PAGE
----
The Decline in the Liberal Arts by Lindsay Smith

In recent years the decline of the liberal arts in post-secondary education has been dramatic. Liberal arts colleges, departments, programs, majors, and funding have all seen declines. Enrollment numbers are low. Some smaller colleges are closing altogether. At the same time, support and interest in STEM and professional fields and careers have skyrocketed. An important issue in society today is the future of liberal arts at the college level.

Shifts in Bachelor's Degrees Awarded, by Discipline (
Shifts Within Humanities Majors (

Degrees awarded in the natural sciences have dramatically increased in the past 30 years, while those in the humanities have fallen.

What can be done?

Increase Funding
Funding should not be decreased for the liberal arts
  • Money should not be diverted away from liberal arts programs in order to incentivize STEM programs
  • If the liberal arts become too expensive to study because of a lack of state funding, only the wealthy and privileged elite will be able to afford a liberal arts education
  • Nontraditional degree programs, like summer courses, could decrease the time and money involved in getting a liberal arts degree
Increase Awareness
Support at the high school level for a greater awareness of all that a liberal arts education entails, from its critical thinking benefits to possible career options, must be increased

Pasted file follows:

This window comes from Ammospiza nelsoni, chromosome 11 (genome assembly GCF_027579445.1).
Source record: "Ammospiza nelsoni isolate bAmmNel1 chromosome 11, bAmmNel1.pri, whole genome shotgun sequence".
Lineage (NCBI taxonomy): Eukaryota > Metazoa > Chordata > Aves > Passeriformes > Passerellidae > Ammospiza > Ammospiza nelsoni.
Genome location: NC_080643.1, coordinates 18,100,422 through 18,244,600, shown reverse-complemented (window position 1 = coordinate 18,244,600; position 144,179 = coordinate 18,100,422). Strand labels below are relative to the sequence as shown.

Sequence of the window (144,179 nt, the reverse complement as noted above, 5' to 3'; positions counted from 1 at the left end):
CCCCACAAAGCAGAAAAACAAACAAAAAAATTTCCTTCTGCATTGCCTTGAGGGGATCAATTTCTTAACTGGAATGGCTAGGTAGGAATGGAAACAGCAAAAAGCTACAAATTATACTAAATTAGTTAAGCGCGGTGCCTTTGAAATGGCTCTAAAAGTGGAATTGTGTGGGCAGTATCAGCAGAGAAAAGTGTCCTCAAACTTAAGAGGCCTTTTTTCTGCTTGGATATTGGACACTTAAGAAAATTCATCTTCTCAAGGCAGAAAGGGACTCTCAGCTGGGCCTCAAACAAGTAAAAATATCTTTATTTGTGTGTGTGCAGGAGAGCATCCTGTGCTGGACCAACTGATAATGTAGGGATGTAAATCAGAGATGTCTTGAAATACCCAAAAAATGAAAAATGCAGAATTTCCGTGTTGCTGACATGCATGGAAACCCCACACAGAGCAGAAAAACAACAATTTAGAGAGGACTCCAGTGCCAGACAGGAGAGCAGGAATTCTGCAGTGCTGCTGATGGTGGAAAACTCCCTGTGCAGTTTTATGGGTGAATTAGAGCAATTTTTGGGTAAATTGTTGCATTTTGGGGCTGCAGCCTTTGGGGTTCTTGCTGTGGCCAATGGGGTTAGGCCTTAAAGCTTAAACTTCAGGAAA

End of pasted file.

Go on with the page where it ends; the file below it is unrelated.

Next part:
• STEM degree-holders do have better job prospects than humanities degree-holders
  • However, many employers are looking for workers who can think critically and creatively, work well in a team, and communicate their ideas effectively, key components of the liberal arts
  • Not everyone is skilled at the math and sciences - they would perform better in a field best suited to their interests
  • Students in high school need to be given more information about choosing a career based on their interests, strengths, weaknesses, and job prospects for majors
Increase Affordability
A liberal arts education does not have to be overly expensive
  • Students will continue to desert the liberal arts if incentives are not put in place to encourage students to pursue a degree
  • Many small, traditional liberal arts colleges are slashing tuition rates in order to attract more students
  • Some Texas students can save up to $25,000 off the cost of a bachelor's degree through state programs that enable high school students to earn transferable college credit while in college
  • This is a part of Former Gov. Rick Perry's initiative to offer a bachelor's degree for $10,000
  • More plans like Perry's are needed in order to make a liberal arts degree a viable option


Created with images by Robert Cutts (pandrcutts) - "Foxhill from the west" • jasongillman - "michigan state capitol" • sebrenner - "Ishpeming High School Classroom" • tpsdave - "samford hall auburn university education"

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